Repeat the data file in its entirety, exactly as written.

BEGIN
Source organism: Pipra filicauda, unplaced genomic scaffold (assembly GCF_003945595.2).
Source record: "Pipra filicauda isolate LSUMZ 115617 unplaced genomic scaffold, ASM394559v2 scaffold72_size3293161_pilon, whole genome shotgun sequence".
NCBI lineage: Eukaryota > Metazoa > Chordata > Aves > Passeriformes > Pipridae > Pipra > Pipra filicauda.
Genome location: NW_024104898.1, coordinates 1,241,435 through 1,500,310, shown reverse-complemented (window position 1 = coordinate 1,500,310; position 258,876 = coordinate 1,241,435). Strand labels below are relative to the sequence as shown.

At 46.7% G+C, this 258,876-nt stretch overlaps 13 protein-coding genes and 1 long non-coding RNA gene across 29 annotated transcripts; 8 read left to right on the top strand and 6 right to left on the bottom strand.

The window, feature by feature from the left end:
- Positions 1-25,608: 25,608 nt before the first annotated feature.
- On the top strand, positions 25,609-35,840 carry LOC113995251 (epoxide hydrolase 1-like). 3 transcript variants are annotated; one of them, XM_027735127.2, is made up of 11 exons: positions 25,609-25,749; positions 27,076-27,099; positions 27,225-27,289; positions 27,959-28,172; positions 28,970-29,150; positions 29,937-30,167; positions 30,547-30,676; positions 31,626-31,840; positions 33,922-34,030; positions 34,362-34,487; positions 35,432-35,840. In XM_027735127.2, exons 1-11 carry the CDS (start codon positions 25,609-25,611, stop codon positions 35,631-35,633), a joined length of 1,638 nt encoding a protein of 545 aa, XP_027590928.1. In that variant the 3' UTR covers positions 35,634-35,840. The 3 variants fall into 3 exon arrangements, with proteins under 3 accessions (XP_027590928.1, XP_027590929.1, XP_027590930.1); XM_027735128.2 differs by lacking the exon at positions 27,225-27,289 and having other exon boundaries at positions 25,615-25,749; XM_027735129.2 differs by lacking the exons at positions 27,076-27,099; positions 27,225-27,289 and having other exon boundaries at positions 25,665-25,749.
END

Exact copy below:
Source organism: Pipra filicauda, unplaced genomic scaffold (assembly GCF_003945595.2).
Source record: "Pipra filicauda isolate LSUMZ 115617 unplaced genomic scaffold, ASM394559v2 scaffold72_size3293161_pilon, whole genome shotgun sequence".
NCBI lineage: Eukaryota > Metazoa > Chordata > Aves > Passeriformes > Pipridae > Pipra > Pipra filicauda.
Genome location: NW_024104898.1, coordinates 1,241,435 through 1,500,310, shown reverse-complemented (window position 1 = coordinate 1,500,310; position 258,876 = coordinate 1,241,435). Strand labels below are relative to the sequence as shown.

At 46.7% G+C, this 258,876-nt stretch overlaps 13 protein-coding genes and 1 long non-coding RNA gene across 29 annotated transcripts; 8 read left to right on the top strand and 6 right to left on the bottom strand.

The window, feature by feature from the left end:
- Positions 1-25,608: 25,608 nt before the first annotated feature.
- On the top strand, positions 25,609-35,840 carry LOC113995251 (epoxide hydrolase 1-like). 3 transcript variants are annotated; one of them, XM_027735127.2, is made up of 11 exons: positions 25,609-25,749; positions 27,076-27,099; positions 27,225-27,289; positions 27,959-28,172; positions 28,970-29,150; positions 29,937-30,167; positions 30,547-30,676; positions 31,626-31,840; positions 33,922-34,030; positions 34,362-34,487; positions 35,432-35,840. In XM_027735127.2, exons 1-11 carry the CDS (start codon positions 25,609-25,611, stop codon positions 35,631-35,633), a joined length of 1,638 nt encoding a protein of 545 aa, XP_027590928.1. In that variant the 3' UTR covers positions 35,634-35,840. The 3 variants fall into 3 exon arrangements, with proteins under 3 accessions (XP_027590928.1, XP_027590929.1, XP_027590930.1); XM_027735128.2 differs by lacking the exon at positions 27,225-27,289 and having other exon boundaries at positions 25,615-25,749; XM_027735129.2 differs by lacking the exons at positions 27,076-27,099; positions 27,225-27,289 and having other exon boundaries at positions 25,665-25,749.